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Community Dodgers prospect profile: No. 7, Andre Jackson

RHP made his major league debut last August

Colorado Rockies v Los Angeles Dodgers Photo by Kevork Djansezian/Getty Images

[Editor’s note: A total of 12 prospects received votes in our True Blue LA community ranking, which we are revealing in reverse order. Pitchers Clayton Beeter and Landon Knack were tied at No. 11, and outfielder James Outman was No. 10. Outfielder Jose Ramos was No. 9. Andre Jackson was tied for No. 7, with another player who will be revealed at a later date.]

We got to see a taste of what Andre Jackson can bring to the big league level in 2021 and the returns were mostly positive. Jackson pitched in three separate games for the Dodgers, and was largely the player we thought he might be given his limitations with command but a propensity to miss bats. How Jackson builds on that experience while also upping his workload will be the next major step in his development.

For a prospect that will turn 26 during the upcoming season, Jackson’s age would typically preclude him from ranking in the top 10 of a prospect list as deep as Los Angeles. His unique journey in the early part of his career and the pandemic layoff are enough to excuse the issue, and Jackson will likely graduate off the list this season as is.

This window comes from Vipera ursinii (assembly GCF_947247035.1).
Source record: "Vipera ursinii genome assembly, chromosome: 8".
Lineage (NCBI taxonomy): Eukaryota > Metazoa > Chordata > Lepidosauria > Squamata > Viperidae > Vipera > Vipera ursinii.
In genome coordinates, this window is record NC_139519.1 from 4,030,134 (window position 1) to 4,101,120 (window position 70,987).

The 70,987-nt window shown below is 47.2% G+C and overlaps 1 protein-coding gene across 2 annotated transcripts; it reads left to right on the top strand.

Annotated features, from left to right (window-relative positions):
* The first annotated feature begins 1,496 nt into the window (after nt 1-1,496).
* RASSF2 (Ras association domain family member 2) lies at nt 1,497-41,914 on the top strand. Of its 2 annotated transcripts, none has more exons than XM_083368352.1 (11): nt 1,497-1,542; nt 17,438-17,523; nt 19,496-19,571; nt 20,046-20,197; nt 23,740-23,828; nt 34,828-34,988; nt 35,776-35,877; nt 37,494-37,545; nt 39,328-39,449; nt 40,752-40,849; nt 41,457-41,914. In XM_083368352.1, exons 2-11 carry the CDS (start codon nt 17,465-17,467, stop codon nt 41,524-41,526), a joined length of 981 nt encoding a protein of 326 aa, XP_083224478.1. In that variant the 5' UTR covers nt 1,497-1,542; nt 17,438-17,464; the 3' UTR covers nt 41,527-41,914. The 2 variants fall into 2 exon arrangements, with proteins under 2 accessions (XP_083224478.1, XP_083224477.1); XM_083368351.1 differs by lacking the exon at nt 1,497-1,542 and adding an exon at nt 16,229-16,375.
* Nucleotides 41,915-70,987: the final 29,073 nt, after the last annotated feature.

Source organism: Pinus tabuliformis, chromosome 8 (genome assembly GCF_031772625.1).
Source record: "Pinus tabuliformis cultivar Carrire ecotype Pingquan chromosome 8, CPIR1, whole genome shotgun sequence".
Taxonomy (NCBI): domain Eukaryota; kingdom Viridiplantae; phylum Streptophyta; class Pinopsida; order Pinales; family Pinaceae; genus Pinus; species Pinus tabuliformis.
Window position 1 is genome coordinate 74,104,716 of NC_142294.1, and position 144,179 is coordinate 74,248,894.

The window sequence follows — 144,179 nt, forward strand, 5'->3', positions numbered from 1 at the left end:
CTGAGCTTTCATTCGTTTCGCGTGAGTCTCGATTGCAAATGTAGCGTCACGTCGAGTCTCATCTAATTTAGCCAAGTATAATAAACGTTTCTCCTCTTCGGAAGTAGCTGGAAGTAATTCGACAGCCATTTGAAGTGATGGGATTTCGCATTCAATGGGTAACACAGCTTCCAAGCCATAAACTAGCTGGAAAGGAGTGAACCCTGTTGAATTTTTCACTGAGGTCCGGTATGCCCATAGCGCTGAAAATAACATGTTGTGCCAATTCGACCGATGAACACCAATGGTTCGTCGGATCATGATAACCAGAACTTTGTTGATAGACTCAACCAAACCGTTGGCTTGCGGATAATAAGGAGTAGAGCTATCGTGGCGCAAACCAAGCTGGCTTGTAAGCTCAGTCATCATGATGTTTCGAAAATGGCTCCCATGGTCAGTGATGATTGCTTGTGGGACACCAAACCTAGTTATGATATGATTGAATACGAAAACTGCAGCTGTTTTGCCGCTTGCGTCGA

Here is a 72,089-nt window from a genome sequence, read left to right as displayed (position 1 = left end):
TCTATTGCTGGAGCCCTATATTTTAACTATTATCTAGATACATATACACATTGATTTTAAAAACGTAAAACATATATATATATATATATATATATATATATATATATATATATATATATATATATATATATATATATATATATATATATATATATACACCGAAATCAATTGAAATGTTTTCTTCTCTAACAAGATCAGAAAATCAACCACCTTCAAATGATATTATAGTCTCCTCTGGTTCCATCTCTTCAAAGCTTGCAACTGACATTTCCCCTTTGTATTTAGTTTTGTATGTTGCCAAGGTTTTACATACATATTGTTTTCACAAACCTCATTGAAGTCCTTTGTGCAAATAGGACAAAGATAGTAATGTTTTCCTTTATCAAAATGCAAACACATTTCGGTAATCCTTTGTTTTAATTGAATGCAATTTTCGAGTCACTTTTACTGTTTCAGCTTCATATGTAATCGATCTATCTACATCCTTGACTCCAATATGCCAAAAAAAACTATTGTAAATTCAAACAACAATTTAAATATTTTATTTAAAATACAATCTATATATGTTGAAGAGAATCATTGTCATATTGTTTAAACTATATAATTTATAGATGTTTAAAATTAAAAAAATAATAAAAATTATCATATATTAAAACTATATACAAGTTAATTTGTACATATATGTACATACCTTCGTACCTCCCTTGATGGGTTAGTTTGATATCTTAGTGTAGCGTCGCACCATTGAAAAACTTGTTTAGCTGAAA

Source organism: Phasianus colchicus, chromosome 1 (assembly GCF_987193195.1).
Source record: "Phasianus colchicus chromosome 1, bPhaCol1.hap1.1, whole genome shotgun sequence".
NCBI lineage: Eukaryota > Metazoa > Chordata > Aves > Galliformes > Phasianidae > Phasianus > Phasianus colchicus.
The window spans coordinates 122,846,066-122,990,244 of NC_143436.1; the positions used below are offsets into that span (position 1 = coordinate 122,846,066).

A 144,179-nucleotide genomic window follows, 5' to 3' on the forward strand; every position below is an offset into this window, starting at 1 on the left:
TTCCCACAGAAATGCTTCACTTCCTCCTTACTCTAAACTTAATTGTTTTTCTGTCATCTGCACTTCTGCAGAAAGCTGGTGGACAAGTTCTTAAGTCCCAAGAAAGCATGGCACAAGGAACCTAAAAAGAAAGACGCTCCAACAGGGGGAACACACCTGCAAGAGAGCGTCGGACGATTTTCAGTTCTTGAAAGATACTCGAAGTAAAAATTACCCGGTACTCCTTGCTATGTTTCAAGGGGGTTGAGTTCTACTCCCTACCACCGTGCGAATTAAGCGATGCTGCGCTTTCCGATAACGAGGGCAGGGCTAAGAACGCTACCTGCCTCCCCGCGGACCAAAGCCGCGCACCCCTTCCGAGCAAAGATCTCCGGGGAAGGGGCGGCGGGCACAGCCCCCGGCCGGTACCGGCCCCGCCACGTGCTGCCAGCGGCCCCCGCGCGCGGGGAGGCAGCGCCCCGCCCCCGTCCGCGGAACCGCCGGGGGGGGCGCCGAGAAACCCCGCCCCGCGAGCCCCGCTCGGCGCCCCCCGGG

Jackson’s arm talent alone warrants his lofty ranking. He’s shown more velocity previously, though his average fastball speed of 92.3 mph in 11⅔ big league innings was rather pedestrian. He gets a tremendous amount of arm-side run on the pitch and when he pitches in the mid 90s the ball looks to explode on hitters.

Jackson’s changeup became his out pitch over the last few seasons and he used it quite often at the big league level (almost 40 percent of his pitches). It still looks like his best pitch to miss bats, but it would be helpful if Jackson could find more consistency with his cutter-like slider to stay in the rotation.

Given the positives in performance we saw from Jackson in 2021, the biggest next step would be further refinement in his command at the upper levels. Jackson limited his walk rate with Double-A Tulsa, though his strike rate continued to hover in the lower 60-percent range. He’s athletic and still relatively new to pitching, so it’s not too late to see more gains in this category.

Command will be the ultimate definer of Jackson’s eventual big league role. The difference between starting and relief means arguably less to the Dodgers than it does any other big league club, given the interchangeability of so many of their pitchers. Still, for Jackson to see chances to start, he will need to make bigger gains in his strike rate while also finding more success with his slider (the two are directly correlated). Should he be able to add that third element for even a modest bump in the pitch’s usage (likely as an “under the hands” offering to right handed hitters), Jackson could eventually fill the role of a number four or five starter. Jackson’s utility in relief, though, is not insignificant. Should he settle in as a running fastball/tumbling change reliever, he would offer the bullpen more variety than the standard four seam-slider fare typically offered in relief.